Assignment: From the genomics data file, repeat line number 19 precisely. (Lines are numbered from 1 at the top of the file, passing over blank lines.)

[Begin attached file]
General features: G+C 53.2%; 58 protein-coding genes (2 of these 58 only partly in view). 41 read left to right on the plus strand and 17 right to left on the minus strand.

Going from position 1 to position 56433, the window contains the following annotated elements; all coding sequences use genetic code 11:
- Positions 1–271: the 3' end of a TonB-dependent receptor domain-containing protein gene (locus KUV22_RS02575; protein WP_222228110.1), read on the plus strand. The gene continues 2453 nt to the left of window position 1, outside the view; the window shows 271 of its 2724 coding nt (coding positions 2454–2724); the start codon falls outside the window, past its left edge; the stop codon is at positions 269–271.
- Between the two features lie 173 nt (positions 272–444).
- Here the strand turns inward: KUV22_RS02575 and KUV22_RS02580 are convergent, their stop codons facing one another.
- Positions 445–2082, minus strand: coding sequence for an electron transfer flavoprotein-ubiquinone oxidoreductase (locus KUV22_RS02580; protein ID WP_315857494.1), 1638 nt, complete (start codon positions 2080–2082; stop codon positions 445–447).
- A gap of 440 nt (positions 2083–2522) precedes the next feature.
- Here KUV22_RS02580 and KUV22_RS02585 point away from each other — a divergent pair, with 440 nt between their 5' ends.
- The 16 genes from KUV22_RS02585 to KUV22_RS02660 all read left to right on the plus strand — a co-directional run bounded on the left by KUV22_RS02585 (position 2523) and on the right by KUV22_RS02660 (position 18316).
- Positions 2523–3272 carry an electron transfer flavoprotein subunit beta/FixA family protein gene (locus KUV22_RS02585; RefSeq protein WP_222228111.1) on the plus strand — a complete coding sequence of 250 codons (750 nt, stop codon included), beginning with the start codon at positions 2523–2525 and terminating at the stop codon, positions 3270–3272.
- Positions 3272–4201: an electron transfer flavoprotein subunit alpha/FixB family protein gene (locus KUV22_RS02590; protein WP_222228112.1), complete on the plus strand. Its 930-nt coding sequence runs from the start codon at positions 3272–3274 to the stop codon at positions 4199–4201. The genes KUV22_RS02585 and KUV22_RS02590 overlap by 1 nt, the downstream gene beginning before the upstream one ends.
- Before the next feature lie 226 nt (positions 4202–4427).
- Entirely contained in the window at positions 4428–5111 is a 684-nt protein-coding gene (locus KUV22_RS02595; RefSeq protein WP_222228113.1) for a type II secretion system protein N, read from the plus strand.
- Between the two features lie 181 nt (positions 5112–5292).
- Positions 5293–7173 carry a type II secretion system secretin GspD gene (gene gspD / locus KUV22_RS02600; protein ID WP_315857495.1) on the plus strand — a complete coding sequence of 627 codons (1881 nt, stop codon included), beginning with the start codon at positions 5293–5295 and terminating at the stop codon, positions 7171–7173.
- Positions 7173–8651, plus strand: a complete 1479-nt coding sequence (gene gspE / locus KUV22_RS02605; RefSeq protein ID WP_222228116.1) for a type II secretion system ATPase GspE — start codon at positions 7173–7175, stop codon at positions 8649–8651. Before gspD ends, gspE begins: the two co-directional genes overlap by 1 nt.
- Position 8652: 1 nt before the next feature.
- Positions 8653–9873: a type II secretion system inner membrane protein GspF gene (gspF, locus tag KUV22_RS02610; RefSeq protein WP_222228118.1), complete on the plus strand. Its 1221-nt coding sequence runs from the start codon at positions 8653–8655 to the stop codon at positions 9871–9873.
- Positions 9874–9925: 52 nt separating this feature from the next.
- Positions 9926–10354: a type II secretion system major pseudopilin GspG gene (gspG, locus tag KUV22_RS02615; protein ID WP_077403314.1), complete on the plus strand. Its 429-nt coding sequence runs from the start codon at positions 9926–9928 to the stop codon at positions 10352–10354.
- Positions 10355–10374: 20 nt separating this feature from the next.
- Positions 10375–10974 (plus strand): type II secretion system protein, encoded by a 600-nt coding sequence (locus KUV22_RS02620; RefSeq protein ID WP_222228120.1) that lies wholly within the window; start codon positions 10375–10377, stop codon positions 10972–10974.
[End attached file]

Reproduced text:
- Positions 9874–9925: 52 nt separating this feature from the next.